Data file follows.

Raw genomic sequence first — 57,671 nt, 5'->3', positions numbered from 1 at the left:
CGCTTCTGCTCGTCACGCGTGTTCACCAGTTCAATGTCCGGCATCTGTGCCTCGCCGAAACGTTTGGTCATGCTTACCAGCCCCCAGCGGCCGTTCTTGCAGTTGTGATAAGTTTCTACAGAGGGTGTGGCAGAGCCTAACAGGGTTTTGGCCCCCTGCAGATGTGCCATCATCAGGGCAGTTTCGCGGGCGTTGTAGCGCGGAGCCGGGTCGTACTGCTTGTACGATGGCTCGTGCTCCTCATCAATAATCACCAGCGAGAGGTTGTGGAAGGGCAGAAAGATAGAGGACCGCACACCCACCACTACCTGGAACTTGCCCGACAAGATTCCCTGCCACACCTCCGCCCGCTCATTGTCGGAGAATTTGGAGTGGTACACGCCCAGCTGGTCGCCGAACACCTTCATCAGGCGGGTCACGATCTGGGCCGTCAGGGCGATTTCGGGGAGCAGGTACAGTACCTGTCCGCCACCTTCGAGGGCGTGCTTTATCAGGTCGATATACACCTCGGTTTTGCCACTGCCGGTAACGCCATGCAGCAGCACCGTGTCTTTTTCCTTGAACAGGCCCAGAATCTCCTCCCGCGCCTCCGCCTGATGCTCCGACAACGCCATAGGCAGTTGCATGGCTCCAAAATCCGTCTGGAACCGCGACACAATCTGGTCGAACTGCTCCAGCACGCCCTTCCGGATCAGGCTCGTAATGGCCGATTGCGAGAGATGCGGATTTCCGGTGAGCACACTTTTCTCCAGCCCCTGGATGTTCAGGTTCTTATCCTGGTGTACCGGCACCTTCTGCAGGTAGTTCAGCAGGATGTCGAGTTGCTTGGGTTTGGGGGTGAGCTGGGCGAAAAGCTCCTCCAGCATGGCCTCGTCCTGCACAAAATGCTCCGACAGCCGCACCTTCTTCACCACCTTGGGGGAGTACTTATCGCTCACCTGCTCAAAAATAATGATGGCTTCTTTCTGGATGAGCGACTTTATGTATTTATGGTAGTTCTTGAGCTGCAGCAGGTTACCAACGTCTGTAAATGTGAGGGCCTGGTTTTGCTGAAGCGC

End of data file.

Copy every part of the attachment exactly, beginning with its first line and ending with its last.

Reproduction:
Raw genomic sequence first — 57,671 nt, 5'->3', positions numbered from 1 at the left:
CGCTTCTGCTCGTCACGCGTGTTCACCAGTTCAATGTCCGGCATCTGTGCCTCGCCGAAACGTTTGGTCATGCTTACCAGCCCCCAGCGGCCGTTCTTGCAGTTGTGATAAGTTTCTACAGAGGGTGTGGCAGAGCCTAACAGGGTTTTGGCCCCCTGCAGATGTGCCATCATCAGGGCAGTTTCGCGGGCGTTGTAGCGCGGAGCCGGGTCGTACTGCTTGTACGATGGCTCGTGCTCCTCATCAATAATCACCAGCGAGAGGTTGTGGAAGGGCAGAAAGATAGAGGACCGCACACCCACCACTACCTGGAACTTGCCCGACAAGATTCCCTGCCACACCTCCGCCCGCTCATTGTCGGAGAATTTGGAGTGGTACACGCCCAGCTGGTCGCCGAACACCTTCATCAGGCGGGTCACGATCTGGGCCGTCAGGGCGATTTCGGGGAGCAGGTACAGTACCTGTCCGCCACCTTCGAGGGCGTGCTTTATCAGGTCGATATACACCTCGGTTTTGCCACTGCCGGTAACGCCATGCAGCAGCACCGTGTCTTTTTCCTTGAACAGGCCCAGAATCTCCTCCCGCGCCTCCGCCTGATGCTCCGACAACGCCATAGGCAGTTGCATGGCTCCAAAATCCGTCTGGAACCGCGACACAATCTGGTCGAACTGCTCCAGCACGCCCTTCCGGATCAGGCTCGTAATGGCCGATTGCGAGAGATGCGGATTTCCGGTGAGCACACTTTTCTCCAGCCCCTGGATGTTCAGGTTCTTATCCTGGTGTACCGGCACCTTCTGCAGGTAGTTCAGCAGGATGTCGAGTTGCTTGGGTTTGGGGGTGAGCTGGGCGAAAAGCTCCTCCAGCATGGCCTCGTCCTGCACAAAATGCTCCGACAGCCGCACCTTCTTCACCACCTTGGGGGAGTACTTATCGCTCACCTGCTCAAAAATAATGATGGCTTCTTTCTGGATGAGCGACTTTATGTATTTATGGTAGTTCTTGAGCTGCAGCAGGTTACCAACGTCTGTAAATGTGAGGGCCTGGTTTTGCTGAAGCGC